Usually the wines there were simple country wines, Vin De Pays de Cötes Catalanes for the most part, and oh boy did they go down well. While you’ll certainly see a few wines from that particular VDP on this list, as they tend to be terrific value, you’ll also see wines from all over the globe, but all at what I hope are wallet/purse-friendly prices. I strongly believe that even the seasoned wine lover should feel no guilt nor shame whatsoever in the pure enjoyment of good, drinkable, affordable wines.

Jacob Wharton-Shukster (Chantecler) and Bernard Stramwasser (Le Sommelier) popped in on the soft opening to see what happens to an old man if he has to be on his feet for four hours.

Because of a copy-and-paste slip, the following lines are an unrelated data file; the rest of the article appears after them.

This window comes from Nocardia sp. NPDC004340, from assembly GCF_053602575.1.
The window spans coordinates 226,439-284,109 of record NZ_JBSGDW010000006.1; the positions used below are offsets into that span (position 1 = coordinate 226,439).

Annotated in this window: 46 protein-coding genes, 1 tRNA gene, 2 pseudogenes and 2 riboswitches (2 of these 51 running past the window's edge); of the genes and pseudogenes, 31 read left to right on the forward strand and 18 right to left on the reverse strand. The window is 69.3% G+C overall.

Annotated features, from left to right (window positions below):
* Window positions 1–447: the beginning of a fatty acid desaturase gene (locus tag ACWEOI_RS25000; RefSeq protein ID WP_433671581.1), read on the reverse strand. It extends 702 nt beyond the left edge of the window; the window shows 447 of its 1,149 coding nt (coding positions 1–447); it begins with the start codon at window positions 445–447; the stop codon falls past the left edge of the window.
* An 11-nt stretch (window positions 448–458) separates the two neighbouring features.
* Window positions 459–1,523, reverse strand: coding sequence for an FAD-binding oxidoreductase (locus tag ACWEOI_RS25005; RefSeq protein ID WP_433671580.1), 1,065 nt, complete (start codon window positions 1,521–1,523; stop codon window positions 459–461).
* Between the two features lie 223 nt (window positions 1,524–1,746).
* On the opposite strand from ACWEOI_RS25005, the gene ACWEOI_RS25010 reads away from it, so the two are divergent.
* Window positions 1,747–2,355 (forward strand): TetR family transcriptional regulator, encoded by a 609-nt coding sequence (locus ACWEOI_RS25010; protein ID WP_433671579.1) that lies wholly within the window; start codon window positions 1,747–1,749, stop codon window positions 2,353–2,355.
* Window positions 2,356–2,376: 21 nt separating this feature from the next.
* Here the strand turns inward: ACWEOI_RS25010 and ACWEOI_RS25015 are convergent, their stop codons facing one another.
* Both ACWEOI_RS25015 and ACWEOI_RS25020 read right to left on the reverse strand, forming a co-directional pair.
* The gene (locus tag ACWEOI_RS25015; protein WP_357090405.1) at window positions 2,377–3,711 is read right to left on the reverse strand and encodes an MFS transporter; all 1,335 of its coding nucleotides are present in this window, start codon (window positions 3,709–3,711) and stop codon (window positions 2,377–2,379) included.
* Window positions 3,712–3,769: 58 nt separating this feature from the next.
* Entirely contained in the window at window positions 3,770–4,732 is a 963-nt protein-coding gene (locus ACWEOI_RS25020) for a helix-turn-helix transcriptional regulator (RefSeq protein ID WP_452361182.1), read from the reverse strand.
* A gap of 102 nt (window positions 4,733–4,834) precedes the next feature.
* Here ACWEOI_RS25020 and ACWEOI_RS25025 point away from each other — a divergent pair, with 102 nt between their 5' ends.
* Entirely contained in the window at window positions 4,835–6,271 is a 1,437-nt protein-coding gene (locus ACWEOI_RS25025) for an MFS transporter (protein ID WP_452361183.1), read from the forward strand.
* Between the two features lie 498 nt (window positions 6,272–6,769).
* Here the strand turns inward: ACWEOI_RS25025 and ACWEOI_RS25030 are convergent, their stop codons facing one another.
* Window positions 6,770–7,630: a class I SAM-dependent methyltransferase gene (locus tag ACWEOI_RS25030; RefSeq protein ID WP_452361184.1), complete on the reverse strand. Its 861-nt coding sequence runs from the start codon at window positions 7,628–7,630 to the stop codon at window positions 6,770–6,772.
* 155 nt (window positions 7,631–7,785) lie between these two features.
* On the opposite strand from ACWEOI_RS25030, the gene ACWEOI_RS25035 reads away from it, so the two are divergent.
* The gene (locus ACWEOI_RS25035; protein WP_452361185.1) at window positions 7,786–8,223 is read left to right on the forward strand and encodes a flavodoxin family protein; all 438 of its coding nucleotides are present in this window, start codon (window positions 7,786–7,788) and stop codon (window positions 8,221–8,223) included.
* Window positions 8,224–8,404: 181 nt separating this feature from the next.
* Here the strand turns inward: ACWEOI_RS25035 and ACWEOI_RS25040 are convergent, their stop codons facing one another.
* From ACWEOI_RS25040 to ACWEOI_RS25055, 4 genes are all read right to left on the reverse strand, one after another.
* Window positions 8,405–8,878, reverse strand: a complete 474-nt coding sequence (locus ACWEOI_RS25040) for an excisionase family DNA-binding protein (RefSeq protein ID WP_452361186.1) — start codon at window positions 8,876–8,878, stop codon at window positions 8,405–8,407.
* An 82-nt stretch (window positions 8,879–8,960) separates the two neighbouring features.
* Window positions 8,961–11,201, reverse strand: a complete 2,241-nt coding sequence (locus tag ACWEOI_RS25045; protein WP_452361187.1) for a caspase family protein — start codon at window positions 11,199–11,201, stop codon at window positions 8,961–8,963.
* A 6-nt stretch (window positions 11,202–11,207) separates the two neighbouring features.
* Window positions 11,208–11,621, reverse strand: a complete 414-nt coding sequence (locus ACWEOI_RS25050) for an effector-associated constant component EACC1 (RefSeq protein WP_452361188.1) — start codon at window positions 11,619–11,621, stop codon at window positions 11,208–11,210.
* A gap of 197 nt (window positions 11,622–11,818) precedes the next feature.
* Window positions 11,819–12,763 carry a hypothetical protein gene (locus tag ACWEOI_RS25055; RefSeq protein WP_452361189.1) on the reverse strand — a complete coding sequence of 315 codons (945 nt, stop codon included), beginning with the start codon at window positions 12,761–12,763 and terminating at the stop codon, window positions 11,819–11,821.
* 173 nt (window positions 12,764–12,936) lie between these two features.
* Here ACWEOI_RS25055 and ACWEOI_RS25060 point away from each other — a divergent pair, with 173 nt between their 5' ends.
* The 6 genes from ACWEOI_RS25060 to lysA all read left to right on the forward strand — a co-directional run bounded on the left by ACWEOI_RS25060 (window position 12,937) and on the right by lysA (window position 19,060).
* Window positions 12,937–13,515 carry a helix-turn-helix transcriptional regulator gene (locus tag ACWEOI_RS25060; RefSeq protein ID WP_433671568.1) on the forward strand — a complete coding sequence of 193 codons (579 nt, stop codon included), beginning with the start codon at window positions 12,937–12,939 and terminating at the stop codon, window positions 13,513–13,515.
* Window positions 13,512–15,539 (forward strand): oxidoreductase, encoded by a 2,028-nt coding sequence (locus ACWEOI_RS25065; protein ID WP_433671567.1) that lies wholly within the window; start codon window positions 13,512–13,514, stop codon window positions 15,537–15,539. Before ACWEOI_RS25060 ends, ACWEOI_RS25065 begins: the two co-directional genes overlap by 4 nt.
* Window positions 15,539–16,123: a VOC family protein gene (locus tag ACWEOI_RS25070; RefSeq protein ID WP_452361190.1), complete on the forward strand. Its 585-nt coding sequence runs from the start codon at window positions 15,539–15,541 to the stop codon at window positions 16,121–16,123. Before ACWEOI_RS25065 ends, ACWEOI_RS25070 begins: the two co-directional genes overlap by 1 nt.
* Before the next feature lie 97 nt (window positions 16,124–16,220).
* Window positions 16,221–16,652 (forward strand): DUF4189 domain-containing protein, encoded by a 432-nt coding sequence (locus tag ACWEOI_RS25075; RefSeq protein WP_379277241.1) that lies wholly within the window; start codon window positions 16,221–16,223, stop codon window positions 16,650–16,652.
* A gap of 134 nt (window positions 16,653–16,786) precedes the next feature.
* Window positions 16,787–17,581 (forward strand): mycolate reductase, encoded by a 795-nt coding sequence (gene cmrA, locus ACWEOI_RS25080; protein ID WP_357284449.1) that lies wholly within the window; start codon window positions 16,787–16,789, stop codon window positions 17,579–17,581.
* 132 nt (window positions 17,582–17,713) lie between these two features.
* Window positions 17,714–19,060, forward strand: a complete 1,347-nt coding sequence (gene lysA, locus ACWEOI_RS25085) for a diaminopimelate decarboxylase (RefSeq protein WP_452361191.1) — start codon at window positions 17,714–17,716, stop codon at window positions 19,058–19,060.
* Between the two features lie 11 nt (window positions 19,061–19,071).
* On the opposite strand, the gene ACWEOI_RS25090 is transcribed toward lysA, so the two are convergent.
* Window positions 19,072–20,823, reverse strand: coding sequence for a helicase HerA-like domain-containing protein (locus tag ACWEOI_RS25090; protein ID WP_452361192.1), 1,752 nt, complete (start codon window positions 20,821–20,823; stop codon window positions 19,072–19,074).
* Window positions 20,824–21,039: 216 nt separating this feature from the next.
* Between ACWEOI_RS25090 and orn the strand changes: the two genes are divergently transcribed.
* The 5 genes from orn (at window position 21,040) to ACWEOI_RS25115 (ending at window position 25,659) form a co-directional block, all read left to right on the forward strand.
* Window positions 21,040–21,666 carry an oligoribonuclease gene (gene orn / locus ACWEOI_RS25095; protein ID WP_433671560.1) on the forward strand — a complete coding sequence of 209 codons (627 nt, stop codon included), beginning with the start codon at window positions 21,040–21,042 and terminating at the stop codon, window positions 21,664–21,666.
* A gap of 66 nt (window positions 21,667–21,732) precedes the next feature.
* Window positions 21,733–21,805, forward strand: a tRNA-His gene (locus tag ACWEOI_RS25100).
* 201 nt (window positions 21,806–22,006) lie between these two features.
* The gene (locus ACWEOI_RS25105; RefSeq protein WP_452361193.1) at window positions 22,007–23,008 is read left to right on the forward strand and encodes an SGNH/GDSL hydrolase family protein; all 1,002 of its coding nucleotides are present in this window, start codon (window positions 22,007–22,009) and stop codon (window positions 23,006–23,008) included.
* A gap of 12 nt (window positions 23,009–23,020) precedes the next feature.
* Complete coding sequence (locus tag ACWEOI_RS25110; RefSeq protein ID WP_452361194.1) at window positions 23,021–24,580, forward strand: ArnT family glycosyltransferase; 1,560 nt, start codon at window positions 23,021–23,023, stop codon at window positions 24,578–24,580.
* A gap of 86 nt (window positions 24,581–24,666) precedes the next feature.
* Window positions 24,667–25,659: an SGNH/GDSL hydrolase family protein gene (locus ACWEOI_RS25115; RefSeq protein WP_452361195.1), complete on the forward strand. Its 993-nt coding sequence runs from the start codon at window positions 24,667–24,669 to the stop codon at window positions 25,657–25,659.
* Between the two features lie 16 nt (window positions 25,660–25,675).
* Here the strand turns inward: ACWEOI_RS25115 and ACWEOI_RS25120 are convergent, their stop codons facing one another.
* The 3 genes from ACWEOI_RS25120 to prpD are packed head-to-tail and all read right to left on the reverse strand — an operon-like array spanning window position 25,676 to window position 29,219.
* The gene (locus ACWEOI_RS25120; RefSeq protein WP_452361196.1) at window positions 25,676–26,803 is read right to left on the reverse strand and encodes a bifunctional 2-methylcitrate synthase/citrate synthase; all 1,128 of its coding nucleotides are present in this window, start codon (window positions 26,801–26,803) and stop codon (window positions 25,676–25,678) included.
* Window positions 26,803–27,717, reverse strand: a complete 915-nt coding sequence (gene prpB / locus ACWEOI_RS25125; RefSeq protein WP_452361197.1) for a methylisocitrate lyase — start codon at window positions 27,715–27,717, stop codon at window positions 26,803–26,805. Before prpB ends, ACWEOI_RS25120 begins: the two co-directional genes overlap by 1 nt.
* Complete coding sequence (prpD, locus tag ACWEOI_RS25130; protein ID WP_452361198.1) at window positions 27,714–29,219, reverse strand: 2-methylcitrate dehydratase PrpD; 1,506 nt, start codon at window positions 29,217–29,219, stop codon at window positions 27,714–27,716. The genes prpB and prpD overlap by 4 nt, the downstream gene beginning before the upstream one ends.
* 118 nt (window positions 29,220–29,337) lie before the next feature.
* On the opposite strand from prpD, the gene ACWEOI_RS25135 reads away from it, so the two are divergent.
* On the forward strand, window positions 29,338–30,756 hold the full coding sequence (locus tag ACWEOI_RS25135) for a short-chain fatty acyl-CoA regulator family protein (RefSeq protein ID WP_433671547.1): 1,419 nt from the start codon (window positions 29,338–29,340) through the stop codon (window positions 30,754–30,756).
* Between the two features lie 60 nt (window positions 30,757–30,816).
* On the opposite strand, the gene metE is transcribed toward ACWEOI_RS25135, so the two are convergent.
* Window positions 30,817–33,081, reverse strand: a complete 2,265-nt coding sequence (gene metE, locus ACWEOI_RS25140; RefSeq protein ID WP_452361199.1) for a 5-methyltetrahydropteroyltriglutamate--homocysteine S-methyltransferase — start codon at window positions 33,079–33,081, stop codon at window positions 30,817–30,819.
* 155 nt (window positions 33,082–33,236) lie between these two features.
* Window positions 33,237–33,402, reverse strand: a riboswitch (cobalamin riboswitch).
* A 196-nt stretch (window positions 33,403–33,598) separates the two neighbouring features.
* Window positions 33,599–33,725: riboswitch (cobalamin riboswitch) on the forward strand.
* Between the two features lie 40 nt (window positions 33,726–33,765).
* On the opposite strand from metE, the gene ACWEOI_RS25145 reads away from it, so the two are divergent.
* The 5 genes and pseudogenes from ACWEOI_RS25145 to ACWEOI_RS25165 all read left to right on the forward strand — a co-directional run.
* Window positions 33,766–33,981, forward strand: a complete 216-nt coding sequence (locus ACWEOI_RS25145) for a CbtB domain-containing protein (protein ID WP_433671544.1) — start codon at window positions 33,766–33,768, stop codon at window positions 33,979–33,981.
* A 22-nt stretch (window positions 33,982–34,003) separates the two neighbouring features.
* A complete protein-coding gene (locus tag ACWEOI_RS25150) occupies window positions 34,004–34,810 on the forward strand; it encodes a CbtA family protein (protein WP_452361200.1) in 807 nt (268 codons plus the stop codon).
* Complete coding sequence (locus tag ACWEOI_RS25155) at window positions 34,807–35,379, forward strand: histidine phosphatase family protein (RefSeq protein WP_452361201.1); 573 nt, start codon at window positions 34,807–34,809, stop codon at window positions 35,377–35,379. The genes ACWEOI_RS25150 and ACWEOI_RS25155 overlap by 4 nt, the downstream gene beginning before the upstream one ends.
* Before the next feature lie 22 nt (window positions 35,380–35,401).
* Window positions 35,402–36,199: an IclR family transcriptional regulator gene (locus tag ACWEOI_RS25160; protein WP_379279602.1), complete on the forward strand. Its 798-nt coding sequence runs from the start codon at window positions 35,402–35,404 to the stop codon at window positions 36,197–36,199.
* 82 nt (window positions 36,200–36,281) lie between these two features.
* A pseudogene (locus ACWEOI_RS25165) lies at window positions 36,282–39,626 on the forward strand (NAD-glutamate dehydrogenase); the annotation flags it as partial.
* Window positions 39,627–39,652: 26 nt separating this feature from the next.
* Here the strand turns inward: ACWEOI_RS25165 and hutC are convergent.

Jacob Wharton-Shukster (Chantecler) and Bernard Stramwasser (Le Sommelier) popped in on the soft opening to see what happens to a retired Sommelier if he has to be on his feet for four hours.

With a nod to both the neighbourhood and the previous tenants of the space, I decided to go Portuguese for the opening entry-level pours… and so we have a crackingly vibrant Vinho Verde from Vilacetinho that is completely new to this market. It’s nice and low in alcohol too, weighing in at only 10.5%. This is coupled with a remarkable juicy, young red blend (traditional Trincadeira and Aragonez augmented with with a squirt of interloper Syrah) named “Ágile” from Mouro, a smashing little Alentejano Vinho Regionale. Both of these come in at $9 a glass, and have aromatic/flavour/texture profiles that do the opposite of tire the palate.